[still decluttering past work from my drawers: this time, the abstract of a paper I read at the Bari 2007 AIA (Associazione Italiana di Anglistica) 23rd Conference, Forms of Migration/Migration of Forms; it’s part of a ongoing research project on Europe in Anglophone Literature]
Migrating between Europe and Europa? An interpretation of Les A. Murray’s “Sanskrit” (1972)
The perception and the representation of the so-called Old Continent by authors writing in English can often be seen as the result of complex migration dynamics, involving each time and/or alternatively cultural models of integration, intersection, division, opposition, et al.. Such cultural dynamics could be read by accurately taking into consideration the relationships between two different approaches which can be epitomized through two complementary linguistic and symbolic (sort of) euromatrices (let alone a third marginal option, which will only be hinted at in the final paper).
The first euromatrix, on the one hand, may be condensed in the term Europa, whose classical form strives for the universal spaces and landscapes of myth, plays on its own uncertain etymological roots and evokes the character of the maiden abducted by Jove disguised as a bull, on whose mythological narrative both the conception of Europe and a substantial part of the epistemological experience of the European world are rooted.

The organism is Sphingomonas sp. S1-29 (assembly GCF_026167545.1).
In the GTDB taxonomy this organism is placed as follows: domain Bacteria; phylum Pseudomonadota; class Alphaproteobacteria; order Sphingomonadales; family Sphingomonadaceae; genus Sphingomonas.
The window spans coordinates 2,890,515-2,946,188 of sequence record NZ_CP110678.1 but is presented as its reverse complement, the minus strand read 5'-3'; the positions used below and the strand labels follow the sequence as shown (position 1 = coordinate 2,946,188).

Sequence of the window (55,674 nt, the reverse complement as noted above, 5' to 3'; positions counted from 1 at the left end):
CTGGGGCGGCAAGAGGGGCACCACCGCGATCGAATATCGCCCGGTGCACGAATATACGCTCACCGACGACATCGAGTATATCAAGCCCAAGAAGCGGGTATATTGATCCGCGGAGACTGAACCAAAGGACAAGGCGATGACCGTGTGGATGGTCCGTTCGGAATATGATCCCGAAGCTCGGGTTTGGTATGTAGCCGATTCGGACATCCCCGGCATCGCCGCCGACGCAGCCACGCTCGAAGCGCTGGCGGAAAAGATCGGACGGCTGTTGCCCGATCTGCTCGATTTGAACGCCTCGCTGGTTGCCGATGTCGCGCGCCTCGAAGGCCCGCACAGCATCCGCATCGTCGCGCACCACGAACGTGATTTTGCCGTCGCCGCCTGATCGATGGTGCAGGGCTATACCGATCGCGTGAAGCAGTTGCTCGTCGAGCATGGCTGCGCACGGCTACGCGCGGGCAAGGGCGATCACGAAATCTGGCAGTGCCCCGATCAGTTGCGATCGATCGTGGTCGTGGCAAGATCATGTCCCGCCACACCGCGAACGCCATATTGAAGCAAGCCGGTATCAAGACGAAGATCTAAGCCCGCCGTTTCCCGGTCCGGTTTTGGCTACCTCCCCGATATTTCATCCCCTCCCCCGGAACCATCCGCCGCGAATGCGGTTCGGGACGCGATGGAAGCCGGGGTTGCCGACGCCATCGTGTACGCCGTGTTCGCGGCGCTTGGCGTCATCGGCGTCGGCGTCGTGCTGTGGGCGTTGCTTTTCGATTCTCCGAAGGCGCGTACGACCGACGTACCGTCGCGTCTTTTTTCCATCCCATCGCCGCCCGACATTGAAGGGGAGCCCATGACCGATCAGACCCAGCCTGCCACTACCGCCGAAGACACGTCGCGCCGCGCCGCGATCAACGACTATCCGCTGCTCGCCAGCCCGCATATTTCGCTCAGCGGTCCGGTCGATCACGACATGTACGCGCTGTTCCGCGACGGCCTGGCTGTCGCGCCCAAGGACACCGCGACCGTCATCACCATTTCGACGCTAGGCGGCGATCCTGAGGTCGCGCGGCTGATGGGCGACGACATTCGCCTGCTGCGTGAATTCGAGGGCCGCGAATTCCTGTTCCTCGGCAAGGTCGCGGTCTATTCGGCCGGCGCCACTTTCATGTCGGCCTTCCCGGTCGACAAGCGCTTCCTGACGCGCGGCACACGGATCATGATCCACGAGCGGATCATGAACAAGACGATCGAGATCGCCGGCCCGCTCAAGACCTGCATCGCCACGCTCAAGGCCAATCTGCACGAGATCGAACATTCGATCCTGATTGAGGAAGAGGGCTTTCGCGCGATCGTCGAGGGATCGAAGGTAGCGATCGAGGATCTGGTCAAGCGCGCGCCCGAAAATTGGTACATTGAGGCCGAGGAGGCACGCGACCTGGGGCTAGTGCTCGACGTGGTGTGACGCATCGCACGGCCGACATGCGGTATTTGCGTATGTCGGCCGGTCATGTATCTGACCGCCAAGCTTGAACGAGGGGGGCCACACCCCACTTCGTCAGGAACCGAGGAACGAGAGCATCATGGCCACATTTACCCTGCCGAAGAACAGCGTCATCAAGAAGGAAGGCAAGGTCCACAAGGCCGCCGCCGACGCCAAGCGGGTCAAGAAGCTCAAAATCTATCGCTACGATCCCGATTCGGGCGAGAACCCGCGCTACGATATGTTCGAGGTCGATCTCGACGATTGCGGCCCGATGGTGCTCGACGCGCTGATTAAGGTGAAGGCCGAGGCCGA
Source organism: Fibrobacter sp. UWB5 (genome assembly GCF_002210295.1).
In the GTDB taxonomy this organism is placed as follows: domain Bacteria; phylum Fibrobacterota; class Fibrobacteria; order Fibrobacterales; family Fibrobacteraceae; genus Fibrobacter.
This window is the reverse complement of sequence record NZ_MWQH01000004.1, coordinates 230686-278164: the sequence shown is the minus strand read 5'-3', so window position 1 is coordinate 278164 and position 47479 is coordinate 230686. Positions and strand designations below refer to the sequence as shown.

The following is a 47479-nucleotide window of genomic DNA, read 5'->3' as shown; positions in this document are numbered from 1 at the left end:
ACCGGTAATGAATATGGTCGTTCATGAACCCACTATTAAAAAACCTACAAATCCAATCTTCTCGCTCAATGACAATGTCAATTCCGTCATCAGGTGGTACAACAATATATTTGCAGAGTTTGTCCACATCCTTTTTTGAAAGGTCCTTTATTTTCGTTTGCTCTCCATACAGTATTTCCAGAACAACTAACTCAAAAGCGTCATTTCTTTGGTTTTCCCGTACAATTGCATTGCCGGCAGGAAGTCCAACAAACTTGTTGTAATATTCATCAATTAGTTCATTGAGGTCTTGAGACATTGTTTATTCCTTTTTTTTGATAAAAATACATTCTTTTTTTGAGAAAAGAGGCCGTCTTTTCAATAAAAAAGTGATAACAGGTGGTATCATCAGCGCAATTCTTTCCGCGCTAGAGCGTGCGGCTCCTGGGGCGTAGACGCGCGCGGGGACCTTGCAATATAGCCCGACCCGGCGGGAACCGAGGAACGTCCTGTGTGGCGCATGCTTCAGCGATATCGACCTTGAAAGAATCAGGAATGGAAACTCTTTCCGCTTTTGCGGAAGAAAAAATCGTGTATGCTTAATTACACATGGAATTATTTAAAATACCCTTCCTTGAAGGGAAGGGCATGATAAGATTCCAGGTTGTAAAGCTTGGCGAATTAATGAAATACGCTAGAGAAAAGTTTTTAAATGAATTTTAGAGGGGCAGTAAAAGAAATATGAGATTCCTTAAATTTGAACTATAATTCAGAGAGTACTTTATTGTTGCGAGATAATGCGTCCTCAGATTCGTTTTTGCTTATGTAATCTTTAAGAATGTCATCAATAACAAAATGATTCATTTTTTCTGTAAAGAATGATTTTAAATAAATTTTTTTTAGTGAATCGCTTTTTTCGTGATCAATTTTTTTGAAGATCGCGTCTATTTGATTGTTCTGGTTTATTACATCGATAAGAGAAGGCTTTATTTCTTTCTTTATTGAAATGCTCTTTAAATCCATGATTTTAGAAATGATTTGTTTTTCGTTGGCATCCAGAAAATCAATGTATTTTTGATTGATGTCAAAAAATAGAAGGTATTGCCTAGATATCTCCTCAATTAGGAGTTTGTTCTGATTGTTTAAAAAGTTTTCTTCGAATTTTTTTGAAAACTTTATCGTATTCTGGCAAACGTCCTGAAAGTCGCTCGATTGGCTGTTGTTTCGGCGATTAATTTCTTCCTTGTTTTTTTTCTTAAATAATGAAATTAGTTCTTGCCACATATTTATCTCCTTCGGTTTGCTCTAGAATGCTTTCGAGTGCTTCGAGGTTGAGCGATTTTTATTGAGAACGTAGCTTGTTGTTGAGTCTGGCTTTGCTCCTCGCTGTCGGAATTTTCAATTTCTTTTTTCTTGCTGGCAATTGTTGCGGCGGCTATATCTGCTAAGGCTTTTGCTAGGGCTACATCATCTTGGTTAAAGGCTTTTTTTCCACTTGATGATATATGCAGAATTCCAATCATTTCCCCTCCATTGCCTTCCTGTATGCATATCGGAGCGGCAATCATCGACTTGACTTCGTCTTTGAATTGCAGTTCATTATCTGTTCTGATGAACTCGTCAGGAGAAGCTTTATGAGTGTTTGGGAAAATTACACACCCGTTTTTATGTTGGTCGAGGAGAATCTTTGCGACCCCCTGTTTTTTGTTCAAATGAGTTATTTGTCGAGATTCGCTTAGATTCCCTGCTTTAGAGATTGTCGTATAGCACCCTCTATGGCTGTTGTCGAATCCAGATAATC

On the other hand, the second euromatrix may be seen as evolving around the term Europe, whose modern form aims at denoting a particulare (as Guicciardini would say) within the landscape of History: a particulare, of course, which, to the English/British/Postcolonial (etc.) writer who each time fixes its spatial and temporal borders, is chosen precisely for its flesh and spirit, its quantity and quality, its tradition and future prospects, etc.
Obviously, these two euromatrices should be considered as extreme options: between them, there thrive countless in-between shades which are well-documented throughout the boundless repertoire of the literatures (in) English and keep on migrating to their remotest corners.
My paper, which is part of a wider research project on the perception and the representation of Europe, will adhere to the interpretive perspective which has been sketchily outlined above and will be devoted to an analysis of Sanskrit – a poem (from the sequence Walking to the Cattle Place. A Meditation) by the Australian Catholic poet Les A. Murray, published in the collection Poems against Economics (1972) – and of its intercultural and intertextual reinterpretation of (literary and anthropological) migration.